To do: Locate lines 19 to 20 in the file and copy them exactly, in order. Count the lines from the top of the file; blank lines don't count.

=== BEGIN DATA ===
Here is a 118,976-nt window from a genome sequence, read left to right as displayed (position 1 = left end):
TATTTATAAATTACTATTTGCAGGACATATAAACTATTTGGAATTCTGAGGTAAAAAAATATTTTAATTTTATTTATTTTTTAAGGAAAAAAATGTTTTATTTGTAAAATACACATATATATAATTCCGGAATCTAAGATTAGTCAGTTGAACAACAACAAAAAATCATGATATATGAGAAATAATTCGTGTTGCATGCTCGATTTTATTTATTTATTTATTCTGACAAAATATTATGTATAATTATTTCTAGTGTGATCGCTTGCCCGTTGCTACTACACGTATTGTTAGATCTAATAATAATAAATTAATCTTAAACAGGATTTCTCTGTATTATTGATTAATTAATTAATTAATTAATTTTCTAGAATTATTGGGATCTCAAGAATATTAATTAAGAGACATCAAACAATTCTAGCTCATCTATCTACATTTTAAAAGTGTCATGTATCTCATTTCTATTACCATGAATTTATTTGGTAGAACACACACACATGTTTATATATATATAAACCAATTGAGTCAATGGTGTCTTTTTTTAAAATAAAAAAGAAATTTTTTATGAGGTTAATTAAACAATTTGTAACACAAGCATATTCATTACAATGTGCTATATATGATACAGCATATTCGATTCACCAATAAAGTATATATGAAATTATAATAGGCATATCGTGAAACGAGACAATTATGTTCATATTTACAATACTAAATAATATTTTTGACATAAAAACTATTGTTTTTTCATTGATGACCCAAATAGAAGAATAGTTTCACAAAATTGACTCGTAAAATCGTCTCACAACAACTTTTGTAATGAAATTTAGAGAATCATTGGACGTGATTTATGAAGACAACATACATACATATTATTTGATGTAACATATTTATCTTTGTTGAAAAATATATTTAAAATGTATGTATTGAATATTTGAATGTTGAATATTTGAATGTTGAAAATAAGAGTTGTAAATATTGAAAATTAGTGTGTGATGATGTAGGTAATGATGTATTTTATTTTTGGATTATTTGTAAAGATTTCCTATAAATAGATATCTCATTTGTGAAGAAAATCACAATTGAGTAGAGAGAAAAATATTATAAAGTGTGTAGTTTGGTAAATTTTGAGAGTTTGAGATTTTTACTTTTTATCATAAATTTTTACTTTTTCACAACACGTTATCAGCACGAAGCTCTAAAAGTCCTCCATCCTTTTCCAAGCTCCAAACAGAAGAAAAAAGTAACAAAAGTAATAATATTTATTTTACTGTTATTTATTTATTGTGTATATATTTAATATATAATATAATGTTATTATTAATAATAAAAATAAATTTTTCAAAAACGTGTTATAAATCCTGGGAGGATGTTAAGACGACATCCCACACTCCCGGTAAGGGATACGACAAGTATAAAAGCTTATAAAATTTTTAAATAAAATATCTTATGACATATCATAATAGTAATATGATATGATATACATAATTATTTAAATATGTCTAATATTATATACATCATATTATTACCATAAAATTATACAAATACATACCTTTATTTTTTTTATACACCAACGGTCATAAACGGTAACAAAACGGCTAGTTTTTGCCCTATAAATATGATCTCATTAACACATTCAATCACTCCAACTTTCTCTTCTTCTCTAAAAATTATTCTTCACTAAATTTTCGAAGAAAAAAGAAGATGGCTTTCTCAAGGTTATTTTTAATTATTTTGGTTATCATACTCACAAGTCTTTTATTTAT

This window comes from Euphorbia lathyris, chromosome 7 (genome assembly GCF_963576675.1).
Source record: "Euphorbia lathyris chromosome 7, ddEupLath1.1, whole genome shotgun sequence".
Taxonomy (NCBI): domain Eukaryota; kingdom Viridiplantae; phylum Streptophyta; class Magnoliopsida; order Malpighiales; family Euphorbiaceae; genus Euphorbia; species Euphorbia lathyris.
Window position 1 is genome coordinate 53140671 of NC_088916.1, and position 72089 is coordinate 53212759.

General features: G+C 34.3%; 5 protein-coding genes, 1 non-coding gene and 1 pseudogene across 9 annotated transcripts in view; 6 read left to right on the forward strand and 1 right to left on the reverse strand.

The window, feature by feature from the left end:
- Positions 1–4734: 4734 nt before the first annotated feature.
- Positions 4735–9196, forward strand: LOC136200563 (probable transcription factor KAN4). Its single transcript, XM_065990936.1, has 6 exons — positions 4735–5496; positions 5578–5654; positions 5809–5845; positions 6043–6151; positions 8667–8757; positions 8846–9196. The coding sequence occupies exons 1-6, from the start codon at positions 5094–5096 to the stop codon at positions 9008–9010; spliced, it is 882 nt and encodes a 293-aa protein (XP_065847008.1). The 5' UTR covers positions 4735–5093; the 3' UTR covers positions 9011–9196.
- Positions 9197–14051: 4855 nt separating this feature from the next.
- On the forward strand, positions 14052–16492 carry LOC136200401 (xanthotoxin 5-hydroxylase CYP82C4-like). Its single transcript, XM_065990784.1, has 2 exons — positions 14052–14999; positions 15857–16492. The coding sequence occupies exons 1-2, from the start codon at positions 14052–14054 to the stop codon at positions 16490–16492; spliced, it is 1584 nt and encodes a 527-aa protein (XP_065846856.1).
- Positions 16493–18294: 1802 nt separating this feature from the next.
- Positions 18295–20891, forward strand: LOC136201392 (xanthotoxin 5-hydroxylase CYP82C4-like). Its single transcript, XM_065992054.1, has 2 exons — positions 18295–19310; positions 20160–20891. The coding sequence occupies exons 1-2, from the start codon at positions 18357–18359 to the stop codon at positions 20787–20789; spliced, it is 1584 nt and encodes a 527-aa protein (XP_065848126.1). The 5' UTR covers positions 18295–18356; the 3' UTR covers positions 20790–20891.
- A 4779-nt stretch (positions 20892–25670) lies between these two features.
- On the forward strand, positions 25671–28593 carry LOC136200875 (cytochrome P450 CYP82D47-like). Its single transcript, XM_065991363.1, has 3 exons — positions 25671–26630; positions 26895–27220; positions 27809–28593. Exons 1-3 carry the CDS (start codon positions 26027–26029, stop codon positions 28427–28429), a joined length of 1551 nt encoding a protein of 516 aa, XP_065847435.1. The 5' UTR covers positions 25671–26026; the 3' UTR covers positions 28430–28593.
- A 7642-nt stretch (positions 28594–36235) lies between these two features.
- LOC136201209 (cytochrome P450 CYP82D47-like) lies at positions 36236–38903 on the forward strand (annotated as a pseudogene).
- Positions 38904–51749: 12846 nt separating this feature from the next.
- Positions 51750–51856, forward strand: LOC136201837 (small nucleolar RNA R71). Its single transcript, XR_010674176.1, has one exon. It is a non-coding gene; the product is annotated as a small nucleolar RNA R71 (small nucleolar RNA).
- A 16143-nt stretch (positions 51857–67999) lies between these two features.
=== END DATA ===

- Positions 38904–51749: 12846 nt separating this feature from the next.
- Positions 51750–51856, forward strand: LOC136201837 (small nucleolar RNA R71). Its single transcript, XR_010674176.1, has one exon. It is a non-coding gene; the product is annotated as a small nucleolar RNA R71 (small nucleolar RNA).